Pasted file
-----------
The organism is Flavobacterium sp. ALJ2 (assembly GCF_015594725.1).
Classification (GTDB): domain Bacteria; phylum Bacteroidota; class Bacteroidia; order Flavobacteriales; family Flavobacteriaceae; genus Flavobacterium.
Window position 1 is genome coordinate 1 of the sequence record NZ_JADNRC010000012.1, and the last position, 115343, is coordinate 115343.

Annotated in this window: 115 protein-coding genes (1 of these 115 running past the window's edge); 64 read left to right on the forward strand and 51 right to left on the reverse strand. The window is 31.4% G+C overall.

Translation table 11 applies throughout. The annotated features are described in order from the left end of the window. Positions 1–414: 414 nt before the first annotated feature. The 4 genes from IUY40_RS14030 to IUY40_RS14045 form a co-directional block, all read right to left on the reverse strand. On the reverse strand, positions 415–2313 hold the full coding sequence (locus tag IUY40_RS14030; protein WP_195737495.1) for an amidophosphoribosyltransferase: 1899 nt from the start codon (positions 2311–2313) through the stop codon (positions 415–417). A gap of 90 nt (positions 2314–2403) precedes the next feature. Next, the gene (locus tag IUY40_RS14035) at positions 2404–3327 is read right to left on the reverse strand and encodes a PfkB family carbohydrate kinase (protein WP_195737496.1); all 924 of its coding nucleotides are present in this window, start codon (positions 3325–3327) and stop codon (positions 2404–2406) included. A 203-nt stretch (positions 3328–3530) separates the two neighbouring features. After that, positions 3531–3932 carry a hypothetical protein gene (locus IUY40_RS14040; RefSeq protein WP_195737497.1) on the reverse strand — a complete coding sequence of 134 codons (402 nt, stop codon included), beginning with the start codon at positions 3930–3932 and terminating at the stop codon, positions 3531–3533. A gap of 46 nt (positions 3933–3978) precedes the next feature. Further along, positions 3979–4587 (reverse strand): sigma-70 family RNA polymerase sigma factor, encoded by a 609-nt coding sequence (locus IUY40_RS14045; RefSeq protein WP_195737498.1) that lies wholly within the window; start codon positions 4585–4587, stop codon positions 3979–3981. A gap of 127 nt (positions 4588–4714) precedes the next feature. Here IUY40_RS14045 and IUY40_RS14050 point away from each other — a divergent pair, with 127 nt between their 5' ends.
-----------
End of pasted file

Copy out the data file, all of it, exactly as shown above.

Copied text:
The organism is Flavobacterium sp. ALJ2 (assembly GCF_015594725.1).
Classification (GTDB): domain Bacteria; phylum Bacteroidota; class Bacteroidia; order Flavobacteriales; family Flavobacteriaceae; genus Flavobacterium.
Window position 1 is genome coordinate 1 of the sequence record NZ_JADNRC010000012.1, and the last position, 115343, is coordinate 115343.

Annotated in this window: 115 protein-coding genes (1 of these 115 running past the window's edge); 64 read left to right on the forward strand and 51 right to left on the reverse strand. The window is 31.4% G+C overall.

Translation table 11 applies throughout. The annotated features are described in order from the left end of the window. Positions 1–414: 414 nt before the first annotated feature. The 4 genes from IUY40_RS14030 to IUY40_RS14045 form a co-directional block, all read right to left on the reverse strand. On the reverse strand, positions 415–2313 hold the full coding sequence (locus tag IUY40_RS14030; protein WP_195737495.1) for an amidophosphoribosyltransferase: 1899 nt from the start codon (positions 2311–2313) through the stop codon (positions 415–417). A gap of 90 nt (positions 2314–2403) precedes the next feature. Next, the gene (locus tag IUY40_RS14035) at positions 2404–3327 is read right to left on the reverse strand and encodes a PfkB family carbohydrate kinase (protein WP_195737496.1); all 924 of its coding nucleotides are present in this window, start codon (positions 3325–3327) and stop codon (positions 2404–2406) included. A 203-nt stretch (positions 3328–3530) separates the two neighbouring features. After that, positions 3531–3932 carry a hypothetical protein gene (locus IUY40_RS14040; RefSeq protein WP_195737497.1) on the reverse strand — a complete coding sequence of 134 codons (402 nt, stop codon included), beginning with the start codon at positions 3930–3932 and terminating at the stop codon, positions 3531–3533. A gap of 46 nt (positions 3933–3978) precedes the next feature. Further along, positions 3979–4587 (reverse strand): sigma-70 family RNA polymerase sigma factor, encoded by a 609-nt coding sequence (locus IUY40_RS14045; RefSeq protein WP_195737498.1) that lies wholly within the window; start codon positions 4585–4587, stop codon positions 3979–3981. A gap of 127 nt (positions 4588–4714) precedes the next feature. Here IUY40_RS14045 and IUY40_RS14050 point away from each other — a divergent pair, with 127 nt between their 5' ends.